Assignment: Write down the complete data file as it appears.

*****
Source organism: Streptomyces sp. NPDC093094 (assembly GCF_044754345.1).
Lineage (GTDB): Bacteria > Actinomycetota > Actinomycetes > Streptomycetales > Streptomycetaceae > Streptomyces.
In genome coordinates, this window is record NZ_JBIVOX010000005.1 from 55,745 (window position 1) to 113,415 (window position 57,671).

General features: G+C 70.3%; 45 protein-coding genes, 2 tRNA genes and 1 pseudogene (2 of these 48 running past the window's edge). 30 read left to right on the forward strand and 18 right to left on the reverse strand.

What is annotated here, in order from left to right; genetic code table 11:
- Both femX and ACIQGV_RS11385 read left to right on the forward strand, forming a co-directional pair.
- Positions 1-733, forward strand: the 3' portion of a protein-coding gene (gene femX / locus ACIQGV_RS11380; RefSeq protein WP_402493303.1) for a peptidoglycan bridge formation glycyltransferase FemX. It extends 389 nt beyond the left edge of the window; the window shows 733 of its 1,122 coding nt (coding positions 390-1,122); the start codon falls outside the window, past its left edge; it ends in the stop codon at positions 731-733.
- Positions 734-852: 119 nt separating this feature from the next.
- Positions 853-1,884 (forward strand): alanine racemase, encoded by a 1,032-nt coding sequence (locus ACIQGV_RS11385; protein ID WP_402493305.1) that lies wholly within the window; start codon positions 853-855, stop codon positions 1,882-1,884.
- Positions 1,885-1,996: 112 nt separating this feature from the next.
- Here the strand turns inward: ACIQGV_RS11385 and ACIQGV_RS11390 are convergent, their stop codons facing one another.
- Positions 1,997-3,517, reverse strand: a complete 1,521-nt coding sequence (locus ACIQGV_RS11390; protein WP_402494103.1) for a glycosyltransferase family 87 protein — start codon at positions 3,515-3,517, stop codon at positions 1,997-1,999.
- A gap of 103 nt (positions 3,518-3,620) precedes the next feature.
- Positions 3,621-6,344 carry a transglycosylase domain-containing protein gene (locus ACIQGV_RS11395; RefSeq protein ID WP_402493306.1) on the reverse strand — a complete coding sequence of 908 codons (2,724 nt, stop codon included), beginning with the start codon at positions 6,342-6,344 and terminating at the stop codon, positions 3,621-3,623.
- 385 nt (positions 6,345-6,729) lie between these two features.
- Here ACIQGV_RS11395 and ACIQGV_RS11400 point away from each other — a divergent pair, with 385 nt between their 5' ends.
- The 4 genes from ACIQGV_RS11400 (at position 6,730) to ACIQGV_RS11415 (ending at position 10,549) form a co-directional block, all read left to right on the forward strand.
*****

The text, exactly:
Source organism: Streptomyces sp. NPDC093094 (assembly GCF_044754345.1).
Lineage (GTDB): Bacteria > Actinomycetota > Actinomycetes > Streptomycetales > Streptomycetaceae > Streptomyces.
In genome coordinates, this window is record NZ_JBIVOX010000005.1 from 55,745 (window position 1) to 113,415 (window position 57,671).

General features: G+C 70.3%; 45 protein-coding genes, 2 tRNA genes and 1 pseudogene (2 of these 48 running past the window's edge). 30 read left to right on the forward strand and 18 right to left on the reverse strand.

What is annotated here, in order from left to right; genetic code table 11:
- Both femX and ACIQGV_RS11385 read left to right on the forward strand, forming a co-directional pair.
- Positions 1-733, forward strand: the 3' portion of a protein-coding gene (gene femX / locus ACIQGV_RS11380; RefSeq protein WP_402493303.1) for a peptidoglycan bridge formation glycyltransferase FemX. It extends 389 nt beyond the left edge of the window; the window shows 733 of its 1,122 coding nt (coding positions 390-1,122); the start codon falls outside the window, past its left edge; it ends in the stop codon at positions 731-733.
- Positions 734-852: 119 nt separating this feature from the next.
- Positions 853-1,884 (forward strand): alanine racemase, encoded by a 1,032-nt coding sequence (locus ACIQGV_RS11385; protein ID WP_402493305.1) that lies wholly within the window; start codon positions 853-855, stop codon positions 1,882-1,884.
- Positions 1,885-1,996: 112 nt separating this feature from the next.
- Here the strand turns inward: ACIQGV_RS11385 and ACIQGV_RS11390 are convergent, their stop codons facing one another.
- Positions 1,997-3,517, reverse strand: a complete 1,521-nt coding sequence (locus ACIQGV_RS11390; protein WP_402494103.1) for a glycosyltransferase family 87 protein — start codon at positions 3,515-3,517, stop codon at positions 1,997-1,999.
- A gap of 103 nt (positions 3,518-3,620) precedes the next feature.
- Positions 3,621-6,344 carry a transglycosylase domain-containing protein gene (locus ACIQGV_RS11395; RefSeq protein ID WP_402493306.1) on the reverse strand — a complete coding sequence of 908 codons (2,724 nt, stop codon included), beginning with the start codon at positions 6,342-6,344 and terminating at the stop codon, positions 3,621-3,623.
- 385 nt (positions 6,345-6,729) lie between these two features.
- Here ACIQGV_RS11395 and ACIQGV_RS11400 point away from each other — a divergent pair, with 385 nt between their 5' ends.
- The 4 genes from ACIQGV_RS11400 (at position 6,730) to ACIQGV_RS11415 (ending at position 10,549) form a co-directional block, all read left to right on the forward strand.